Friday, 3 February 2012

ASA rules against faith-healing claims

First it was the BBC:
Bath Christian group's 'God can heal' adverts banned

A Christian group has been banned from claiming that God can heal illnesses on its website and in leaflets.

The Advertising Standards Authority (ASA) said it had concluded that the adverts by Healing on the Streets (HOTS) - Bath, were misleading. It said a leaflet available to download from the group's website said: "Need Healing? God can heal today!" The group, based in Bradford-on-Avon, Wiltshire, said it was disappointed with the decision and would appeal. HOTS Bath said its vision was to promote Christian healing "as a daily lifestyle for every believer".
But the BBC was cagey about the origin of the complaint:
The ASA said it had been alerted to the adverts by a complainant, and concluded that they could encourage false hope and were irresponsible. HOTS Bath said: "It seems very odd to us that the ASA wants to prevent us from stating on our website the basic Christian belief that God can heal illness.
It's not odd, it's the law. HOTS Bath may consider it a "basic Christian belief that God can heal illness" but unless they can substantiate that claim they have no business putting it in an ad on a website, and therefore the ASA ruling is correct.

The ASA didn't reveal the identity of the complainant. Said complainant, however, was understandably aggrieved at the statement subsequently placed on the HOTS website:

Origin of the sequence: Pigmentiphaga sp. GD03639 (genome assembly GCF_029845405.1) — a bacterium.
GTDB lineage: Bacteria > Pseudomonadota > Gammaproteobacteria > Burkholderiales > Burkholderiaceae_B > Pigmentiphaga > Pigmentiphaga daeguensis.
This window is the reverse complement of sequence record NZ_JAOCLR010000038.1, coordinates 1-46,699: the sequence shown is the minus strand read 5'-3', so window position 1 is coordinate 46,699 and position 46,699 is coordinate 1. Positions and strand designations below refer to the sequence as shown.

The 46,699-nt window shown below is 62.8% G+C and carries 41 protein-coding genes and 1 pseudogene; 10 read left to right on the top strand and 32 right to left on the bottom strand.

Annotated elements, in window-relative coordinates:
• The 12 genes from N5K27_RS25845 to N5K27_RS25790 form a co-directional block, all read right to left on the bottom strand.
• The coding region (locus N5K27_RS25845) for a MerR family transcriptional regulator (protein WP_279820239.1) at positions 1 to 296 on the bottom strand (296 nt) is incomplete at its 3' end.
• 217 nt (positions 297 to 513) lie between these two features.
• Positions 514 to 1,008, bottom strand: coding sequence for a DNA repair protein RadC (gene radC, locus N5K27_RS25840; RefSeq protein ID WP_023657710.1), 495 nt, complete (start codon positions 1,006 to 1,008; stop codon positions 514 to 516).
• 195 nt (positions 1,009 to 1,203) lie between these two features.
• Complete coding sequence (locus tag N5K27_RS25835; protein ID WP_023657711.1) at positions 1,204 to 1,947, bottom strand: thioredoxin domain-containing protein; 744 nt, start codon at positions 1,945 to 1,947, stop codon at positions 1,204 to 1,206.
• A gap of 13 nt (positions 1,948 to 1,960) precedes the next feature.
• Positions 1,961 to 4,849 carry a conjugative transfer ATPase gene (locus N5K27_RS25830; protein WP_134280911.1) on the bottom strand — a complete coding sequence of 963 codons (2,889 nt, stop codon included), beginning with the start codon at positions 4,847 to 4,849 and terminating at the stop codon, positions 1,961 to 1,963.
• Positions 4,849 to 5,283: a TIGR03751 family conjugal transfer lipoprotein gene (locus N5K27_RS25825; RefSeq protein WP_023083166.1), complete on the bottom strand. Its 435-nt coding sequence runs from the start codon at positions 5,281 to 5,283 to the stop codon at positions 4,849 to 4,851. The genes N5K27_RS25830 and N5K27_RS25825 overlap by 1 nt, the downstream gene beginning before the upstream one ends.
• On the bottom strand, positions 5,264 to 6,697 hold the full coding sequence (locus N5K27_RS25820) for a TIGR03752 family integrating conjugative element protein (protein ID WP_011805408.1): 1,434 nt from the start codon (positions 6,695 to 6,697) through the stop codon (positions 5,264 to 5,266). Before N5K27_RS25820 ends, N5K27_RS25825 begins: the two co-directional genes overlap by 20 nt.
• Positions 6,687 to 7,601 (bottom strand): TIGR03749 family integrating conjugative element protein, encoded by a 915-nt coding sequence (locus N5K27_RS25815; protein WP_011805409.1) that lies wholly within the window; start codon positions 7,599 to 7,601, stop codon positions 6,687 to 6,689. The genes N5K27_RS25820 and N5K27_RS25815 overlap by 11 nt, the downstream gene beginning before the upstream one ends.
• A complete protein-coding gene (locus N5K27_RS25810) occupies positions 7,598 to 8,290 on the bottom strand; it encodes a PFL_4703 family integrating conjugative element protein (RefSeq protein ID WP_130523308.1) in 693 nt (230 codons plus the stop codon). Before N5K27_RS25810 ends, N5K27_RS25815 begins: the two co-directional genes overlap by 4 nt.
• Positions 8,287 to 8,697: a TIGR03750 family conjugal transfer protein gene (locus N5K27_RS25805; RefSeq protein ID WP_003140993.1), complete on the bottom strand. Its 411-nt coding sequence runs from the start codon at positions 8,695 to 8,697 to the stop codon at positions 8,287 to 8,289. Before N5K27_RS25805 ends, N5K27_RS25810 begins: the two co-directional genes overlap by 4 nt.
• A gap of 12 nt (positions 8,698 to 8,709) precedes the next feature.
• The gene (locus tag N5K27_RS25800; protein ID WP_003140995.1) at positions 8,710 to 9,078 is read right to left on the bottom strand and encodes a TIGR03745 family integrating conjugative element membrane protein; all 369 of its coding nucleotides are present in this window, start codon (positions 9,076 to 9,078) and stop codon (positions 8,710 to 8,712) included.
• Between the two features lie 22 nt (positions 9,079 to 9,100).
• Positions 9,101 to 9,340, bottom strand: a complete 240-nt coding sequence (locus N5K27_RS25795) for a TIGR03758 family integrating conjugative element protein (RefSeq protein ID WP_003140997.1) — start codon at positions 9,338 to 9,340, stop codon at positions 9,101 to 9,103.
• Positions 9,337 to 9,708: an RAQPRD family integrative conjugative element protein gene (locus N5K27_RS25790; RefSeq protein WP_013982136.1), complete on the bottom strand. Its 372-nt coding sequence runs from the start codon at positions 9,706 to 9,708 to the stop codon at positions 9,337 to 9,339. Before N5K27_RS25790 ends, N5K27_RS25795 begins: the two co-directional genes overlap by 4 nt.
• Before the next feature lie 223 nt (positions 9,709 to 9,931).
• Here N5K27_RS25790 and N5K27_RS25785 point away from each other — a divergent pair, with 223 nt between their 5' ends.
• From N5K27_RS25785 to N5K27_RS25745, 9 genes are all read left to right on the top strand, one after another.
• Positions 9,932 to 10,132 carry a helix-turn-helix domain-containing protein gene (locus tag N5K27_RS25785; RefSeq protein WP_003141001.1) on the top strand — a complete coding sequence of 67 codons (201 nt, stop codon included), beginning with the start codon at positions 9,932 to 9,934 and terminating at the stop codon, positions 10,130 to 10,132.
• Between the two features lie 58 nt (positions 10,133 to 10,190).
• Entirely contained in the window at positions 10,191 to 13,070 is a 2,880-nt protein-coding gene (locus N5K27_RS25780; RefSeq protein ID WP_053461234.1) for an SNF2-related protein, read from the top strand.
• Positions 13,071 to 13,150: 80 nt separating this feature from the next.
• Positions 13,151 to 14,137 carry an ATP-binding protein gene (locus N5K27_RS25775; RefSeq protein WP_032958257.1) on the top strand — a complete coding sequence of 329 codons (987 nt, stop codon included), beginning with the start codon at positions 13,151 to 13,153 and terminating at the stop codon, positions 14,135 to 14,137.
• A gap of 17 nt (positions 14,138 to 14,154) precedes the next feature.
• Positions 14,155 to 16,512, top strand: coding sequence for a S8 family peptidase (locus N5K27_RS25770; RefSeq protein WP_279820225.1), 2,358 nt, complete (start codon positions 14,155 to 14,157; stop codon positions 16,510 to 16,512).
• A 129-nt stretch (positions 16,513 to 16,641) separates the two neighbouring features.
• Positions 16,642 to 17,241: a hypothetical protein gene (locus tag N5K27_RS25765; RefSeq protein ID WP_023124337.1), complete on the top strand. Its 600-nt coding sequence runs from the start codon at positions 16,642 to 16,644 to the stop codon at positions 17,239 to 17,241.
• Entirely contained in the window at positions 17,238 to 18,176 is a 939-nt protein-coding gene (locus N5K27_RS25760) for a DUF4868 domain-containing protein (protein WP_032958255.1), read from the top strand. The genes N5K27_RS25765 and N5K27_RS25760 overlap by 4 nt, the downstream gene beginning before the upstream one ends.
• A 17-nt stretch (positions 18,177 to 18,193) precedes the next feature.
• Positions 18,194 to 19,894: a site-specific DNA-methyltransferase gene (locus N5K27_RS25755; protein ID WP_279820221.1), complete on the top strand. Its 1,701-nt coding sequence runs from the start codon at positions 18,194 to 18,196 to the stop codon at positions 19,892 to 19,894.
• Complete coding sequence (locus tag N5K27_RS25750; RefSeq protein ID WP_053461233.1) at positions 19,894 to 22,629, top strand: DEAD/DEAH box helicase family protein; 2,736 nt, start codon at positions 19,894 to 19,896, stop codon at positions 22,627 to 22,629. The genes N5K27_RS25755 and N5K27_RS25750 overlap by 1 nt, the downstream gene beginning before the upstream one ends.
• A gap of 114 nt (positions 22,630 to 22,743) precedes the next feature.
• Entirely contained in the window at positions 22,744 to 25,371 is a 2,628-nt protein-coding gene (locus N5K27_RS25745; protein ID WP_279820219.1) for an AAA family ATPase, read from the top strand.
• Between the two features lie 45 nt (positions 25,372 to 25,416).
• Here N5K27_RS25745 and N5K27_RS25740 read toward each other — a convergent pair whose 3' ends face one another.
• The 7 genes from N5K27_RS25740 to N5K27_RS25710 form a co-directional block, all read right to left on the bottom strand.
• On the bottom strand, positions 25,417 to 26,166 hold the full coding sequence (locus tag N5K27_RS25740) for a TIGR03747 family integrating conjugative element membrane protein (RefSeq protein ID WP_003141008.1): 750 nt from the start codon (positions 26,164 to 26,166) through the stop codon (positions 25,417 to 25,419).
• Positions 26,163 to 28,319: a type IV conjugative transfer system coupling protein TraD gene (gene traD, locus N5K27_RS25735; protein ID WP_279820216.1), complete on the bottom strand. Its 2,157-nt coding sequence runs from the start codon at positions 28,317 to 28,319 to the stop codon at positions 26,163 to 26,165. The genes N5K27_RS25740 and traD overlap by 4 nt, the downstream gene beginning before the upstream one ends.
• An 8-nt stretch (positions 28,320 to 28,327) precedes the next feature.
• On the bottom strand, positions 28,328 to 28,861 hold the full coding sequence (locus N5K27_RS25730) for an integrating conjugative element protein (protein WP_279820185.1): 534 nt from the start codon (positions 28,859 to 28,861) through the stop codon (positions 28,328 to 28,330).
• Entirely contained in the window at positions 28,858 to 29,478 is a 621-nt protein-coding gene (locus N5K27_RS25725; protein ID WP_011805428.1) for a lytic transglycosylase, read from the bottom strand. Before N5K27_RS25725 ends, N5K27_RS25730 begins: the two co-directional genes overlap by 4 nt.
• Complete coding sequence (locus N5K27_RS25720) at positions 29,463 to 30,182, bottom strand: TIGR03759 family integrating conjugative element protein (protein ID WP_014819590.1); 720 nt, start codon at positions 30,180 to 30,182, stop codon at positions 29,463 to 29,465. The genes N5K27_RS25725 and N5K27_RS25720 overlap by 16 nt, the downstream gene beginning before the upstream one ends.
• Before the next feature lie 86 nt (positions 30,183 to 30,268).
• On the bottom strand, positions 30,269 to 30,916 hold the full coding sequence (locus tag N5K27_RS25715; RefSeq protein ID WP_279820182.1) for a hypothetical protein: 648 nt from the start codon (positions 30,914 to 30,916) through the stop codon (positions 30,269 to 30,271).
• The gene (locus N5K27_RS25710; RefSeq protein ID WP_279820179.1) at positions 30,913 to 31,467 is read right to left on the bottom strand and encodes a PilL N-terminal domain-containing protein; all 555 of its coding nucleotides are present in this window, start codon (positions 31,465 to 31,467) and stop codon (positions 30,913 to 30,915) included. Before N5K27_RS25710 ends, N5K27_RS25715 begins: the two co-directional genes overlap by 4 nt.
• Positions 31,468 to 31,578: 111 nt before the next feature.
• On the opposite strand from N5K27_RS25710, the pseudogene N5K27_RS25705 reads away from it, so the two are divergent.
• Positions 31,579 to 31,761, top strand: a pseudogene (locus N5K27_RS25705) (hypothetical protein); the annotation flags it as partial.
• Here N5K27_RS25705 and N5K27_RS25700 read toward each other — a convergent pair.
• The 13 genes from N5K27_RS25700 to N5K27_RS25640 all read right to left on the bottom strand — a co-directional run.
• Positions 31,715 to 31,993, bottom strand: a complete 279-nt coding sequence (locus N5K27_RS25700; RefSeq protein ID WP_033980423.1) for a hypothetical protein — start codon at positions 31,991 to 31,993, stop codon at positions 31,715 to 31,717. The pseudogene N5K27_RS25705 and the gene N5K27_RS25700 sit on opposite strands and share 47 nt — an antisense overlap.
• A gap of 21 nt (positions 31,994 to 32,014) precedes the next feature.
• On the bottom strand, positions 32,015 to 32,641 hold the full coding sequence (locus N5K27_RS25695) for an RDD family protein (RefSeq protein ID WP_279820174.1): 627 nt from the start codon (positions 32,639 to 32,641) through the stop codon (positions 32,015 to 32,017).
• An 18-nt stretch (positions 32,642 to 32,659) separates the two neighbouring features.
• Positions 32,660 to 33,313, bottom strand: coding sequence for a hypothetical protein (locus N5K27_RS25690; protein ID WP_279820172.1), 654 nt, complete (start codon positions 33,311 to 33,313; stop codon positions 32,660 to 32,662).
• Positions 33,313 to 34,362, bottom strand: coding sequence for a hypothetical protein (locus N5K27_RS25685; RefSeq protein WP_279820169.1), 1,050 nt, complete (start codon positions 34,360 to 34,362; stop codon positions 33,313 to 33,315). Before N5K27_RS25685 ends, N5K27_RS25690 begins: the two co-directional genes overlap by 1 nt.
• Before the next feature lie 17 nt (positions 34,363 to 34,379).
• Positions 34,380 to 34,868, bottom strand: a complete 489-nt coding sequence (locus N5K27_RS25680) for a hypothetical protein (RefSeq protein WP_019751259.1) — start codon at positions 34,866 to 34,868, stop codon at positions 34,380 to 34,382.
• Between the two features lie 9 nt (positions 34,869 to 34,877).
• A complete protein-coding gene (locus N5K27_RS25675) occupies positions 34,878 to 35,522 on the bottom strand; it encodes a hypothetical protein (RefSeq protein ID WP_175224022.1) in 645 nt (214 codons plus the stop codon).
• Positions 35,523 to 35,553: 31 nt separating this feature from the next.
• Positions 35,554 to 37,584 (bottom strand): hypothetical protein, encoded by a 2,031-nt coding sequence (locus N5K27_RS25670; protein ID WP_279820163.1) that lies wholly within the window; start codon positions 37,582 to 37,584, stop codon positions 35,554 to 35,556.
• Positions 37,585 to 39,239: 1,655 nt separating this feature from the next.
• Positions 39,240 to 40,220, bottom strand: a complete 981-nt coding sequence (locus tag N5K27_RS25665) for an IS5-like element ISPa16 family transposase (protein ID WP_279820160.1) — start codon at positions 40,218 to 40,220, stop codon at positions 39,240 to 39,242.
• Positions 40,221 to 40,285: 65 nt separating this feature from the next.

It appears that the complaint to the ASA was made by a group generally opposed to Christianity, and it seems strange to us that on the basis of a purely ideological objection to what we say on our website, the ASA has decided it is appropriate to insist that we cannot talk about a common and widely held belief that is an important aspect of conventional Christian faith.
Hayley Stevens, well-known skeptic and paranormal investigator — and the complainant in this case — decided to put the record straight on her blog, Hayley is a Ghost, despite the adverse publicity likely to result. This was then taken up by the Bath Chronicle, which quotes Hayley on her reasons for making the complaint to the ASA. Still HOTS Bath fail to understand the issue at hand, illustrating the de facto privileged position religious faith continues to enjoy — and expect — in the UK. They maintain the ASA (and by extension Hayley Stevens herself, as complainant) are objecting to their ideology, when in fact it's a simple matter of evidence for claims made.

The story then appeared on the Daily Mail website, together with an invitation for reader comments. The article itself is reasonably (and unusually) dispassionate — but the comments, as might be expected, are something else.

Hayley Stevens is to be applauded for not only making the complaint in the first place, but also for standing up to be counted despite the unwelcome attention she must have known it would bring.


A short interview with Hayley Stevens, conducted after the recent Beyond the Veil one-day conference at Conway Hall at which she spoke (and before the ASA ruling discussed above), will be featured in the next episode of the Skepticule Extra podcast.

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